Updated 4:30 p.m.
Latino immigrants who work in some of Philly’s most notable restaurants are planning to join a nationwide action scheduled for Thursday, Feb. 16, Billy Penn has learned.
Referred to as “Un Dia Sin Inmigrante” (“A Day Without Immigrants”), the event is a walkout and one-day work stoppage designed to highlight the contribution immigrants make to the local and US economy.
Local participants are expected to include both documented and undocumented workers in the food industry — Billy Penn has heard that staff at Le Virtu, Zavino, Tredici, Sampan and some Starr and Garces Group restaurants will be taking part — as well as construction and janitorial workers.
“It’s not a strike,” said Carlos Aparicio, who oversees three Philly restaurants and one in DC as corporate chef for the Zavino Restaurant Group. “It’s not coming to work to make an impact and show how important the immigrant community is to the whole country.”
He believes a majority of his immigrant staff will stay home from work on Thursday, although the decision wasn’t easy.
“They don’t know what to do because they respect their job, and they don’t want to make their source of income suffer,” Aparicio said. He confirmed that he had discussed the issue with Zavino owner Greg Dodge. “The message that I gave [our staff] was we believe and support them.”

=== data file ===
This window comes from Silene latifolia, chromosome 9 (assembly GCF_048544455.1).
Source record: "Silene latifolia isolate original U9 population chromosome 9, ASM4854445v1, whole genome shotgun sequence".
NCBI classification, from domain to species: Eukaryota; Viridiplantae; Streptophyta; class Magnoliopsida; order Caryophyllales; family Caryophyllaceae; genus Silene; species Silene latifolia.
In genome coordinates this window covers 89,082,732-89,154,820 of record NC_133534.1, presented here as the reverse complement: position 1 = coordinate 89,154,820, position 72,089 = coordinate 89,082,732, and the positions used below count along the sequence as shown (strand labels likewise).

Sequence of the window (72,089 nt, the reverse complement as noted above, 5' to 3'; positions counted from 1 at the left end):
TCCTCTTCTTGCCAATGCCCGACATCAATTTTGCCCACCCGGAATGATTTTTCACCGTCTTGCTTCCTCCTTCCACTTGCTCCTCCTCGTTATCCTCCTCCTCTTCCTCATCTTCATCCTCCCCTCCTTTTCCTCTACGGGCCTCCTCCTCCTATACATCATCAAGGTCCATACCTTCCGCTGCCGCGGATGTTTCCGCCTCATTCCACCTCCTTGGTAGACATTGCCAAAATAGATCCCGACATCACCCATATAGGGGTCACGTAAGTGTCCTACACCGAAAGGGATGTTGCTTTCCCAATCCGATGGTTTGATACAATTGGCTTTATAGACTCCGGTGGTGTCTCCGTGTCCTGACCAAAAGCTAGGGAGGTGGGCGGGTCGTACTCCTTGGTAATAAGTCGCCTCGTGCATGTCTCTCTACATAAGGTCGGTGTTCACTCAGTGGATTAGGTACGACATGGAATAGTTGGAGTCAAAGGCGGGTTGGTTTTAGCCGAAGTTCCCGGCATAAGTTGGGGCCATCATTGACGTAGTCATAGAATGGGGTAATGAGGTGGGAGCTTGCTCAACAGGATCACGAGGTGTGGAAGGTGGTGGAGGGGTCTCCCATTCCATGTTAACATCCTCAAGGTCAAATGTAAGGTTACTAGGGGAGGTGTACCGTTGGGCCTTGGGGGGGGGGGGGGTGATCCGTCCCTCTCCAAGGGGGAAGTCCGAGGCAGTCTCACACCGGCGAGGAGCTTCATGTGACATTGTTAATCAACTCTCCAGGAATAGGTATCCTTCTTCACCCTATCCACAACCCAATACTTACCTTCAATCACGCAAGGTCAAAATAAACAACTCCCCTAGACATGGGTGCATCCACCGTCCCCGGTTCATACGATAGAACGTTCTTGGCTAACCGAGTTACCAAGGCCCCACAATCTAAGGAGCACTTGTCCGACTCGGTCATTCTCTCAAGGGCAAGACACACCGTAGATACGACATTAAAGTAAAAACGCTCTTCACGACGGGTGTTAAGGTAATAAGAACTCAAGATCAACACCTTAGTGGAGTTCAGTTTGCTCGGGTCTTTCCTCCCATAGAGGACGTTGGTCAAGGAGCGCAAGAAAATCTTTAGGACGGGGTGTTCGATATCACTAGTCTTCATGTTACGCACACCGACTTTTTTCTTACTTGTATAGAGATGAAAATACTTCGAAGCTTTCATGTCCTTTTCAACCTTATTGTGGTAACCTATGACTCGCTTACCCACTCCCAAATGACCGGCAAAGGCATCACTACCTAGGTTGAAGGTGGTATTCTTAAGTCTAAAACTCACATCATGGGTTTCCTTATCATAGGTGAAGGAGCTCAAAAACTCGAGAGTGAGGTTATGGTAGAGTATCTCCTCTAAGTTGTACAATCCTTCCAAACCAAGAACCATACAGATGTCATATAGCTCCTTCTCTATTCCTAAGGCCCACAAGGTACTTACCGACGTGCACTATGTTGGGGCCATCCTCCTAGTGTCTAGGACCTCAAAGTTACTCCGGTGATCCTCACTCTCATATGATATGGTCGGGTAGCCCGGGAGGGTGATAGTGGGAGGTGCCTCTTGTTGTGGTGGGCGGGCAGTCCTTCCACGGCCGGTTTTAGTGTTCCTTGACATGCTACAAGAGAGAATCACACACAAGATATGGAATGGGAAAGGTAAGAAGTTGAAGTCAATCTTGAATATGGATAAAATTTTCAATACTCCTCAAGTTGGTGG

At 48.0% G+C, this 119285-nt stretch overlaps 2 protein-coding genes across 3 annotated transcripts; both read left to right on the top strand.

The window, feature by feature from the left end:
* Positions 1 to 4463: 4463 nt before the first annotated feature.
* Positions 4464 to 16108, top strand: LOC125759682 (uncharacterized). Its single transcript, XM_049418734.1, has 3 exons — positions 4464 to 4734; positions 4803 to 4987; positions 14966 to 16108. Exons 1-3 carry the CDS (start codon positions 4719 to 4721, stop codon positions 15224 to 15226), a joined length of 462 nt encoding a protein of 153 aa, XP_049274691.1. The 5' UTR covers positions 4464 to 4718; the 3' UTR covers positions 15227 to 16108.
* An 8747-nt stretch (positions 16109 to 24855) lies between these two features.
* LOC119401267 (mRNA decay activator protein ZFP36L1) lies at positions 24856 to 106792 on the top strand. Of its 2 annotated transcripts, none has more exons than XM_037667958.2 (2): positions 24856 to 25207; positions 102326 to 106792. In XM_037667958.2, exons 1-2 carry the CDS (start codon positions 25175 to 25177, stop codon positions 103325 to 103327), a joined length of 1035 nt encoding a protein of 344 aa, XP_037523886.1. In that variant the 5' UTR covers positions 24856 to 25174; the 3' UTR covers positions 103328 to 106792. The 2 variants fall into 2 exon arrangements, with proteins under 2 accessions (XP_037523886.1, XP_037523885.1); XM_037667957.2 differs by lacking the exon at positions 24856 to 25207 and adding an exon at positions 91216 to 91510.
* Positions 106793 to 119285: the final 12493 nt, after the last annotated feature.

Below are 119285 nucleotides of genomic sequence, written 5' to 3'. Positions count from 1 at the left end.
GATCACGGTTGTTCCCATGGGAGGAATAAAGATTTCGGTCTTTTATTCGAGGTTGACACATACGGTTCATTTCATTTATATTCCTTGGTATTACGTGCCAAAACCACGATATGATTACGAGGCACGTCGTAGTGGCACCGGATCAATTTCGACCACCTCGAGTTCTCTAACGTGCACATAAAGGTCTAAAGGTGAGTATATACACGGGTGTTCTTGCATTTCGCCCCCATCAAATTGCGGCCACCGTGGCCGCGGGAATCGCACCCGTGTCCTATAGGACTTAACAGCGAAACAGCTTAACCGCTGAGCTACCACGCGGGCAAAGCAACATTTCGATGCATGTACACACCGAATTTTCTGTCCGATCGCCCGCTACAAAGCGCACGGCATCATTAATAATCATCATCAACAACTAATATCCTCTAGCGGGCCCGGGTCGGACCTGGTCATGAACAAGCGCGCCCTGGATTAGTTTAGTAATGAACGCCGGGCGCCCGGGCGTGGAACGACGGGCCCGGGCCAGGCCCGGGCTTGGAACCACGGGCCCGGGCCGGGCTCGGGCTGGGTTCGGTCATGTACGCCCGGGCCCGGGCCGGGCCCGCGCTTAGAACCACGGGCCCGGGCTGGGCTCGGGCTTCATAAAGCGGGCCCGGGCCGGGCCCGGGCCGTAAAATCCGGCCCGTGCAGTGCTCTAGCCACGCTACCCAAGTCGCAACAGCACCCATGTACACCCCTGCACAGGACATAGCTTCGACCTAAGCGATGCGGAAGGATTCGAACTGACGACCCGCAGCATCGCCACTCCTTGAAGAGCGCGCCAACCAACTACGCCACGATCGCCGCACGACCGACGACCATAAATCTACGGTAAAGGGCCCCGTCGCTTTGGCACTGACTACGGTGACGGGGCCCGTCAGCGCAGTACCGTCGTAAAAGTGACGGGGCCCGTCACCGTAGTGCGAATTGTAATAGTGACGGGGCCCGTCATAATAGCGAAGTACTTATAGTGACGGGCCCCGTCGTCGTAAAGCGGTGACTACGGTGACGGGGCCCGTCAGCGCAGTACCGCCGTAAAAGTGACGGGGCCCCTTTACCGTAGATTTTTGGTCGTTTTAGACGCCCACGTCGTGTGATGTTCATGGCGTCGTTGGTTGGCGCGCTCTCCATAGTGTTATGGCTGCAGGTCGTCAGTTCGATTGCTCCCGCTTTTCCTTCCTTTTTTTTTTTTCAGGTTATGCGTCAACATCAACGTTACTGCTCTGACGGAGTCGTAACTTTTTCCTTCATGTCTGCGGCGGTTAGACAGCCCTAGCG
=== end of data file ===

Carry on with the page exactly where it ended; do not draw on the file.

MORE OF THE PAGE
Will his restaurants close? “It all depends,” he said. “If we only have two workers, we might trim the menu. If we lose a day, that’s around $10,000 in sales, so that’s definitely an impact.”
Stephen Starr, on hearing of the plan, told Billy Penn that he would not punish or fire any workers who participated. “It’s sad that it has come to this,” he said. “These are really dedicated, hard working people who make America better. They should not have to live in fear.”
The day of action does not appear to have a central organizer, but instead has spread organically via social media and word of mouth.
“People had been floating this idea for months, what would happen if they all stayed home from work,” said Desi Burnette, statewide coordinator for a coalition called Movement for Immigrant Leaders in Pennsylvania (MILPA).
Then “somebody made a meme, and this was the first date that kind of stuck.”
The national meme centers around an uncredited poster with the message “Mr. President, without us and our contribution, this country will be paralyzed.” It calls for immigrants (both documented and undocumented) and their supporters to refrain from going to work or opening their businesses, to keep their kids out of school and to avoid shopping or buying things online on February 16. People in cities from DC to Chicago have indicated plans to participate. There is also a second, similar action planned for May 1.
Burnette noted that addition to the hostility toward immigrants at the federal level, there are threats at the state level.
A Pennsylvania-specific flyer circulating on Facebook makes mention of SB10 and HB14, the bills pending in the state Senate and House that would make it illegal for Philly and other Pa. cities to maintain their “sanctuary” status and force local officials to comply with ICE deportation requests.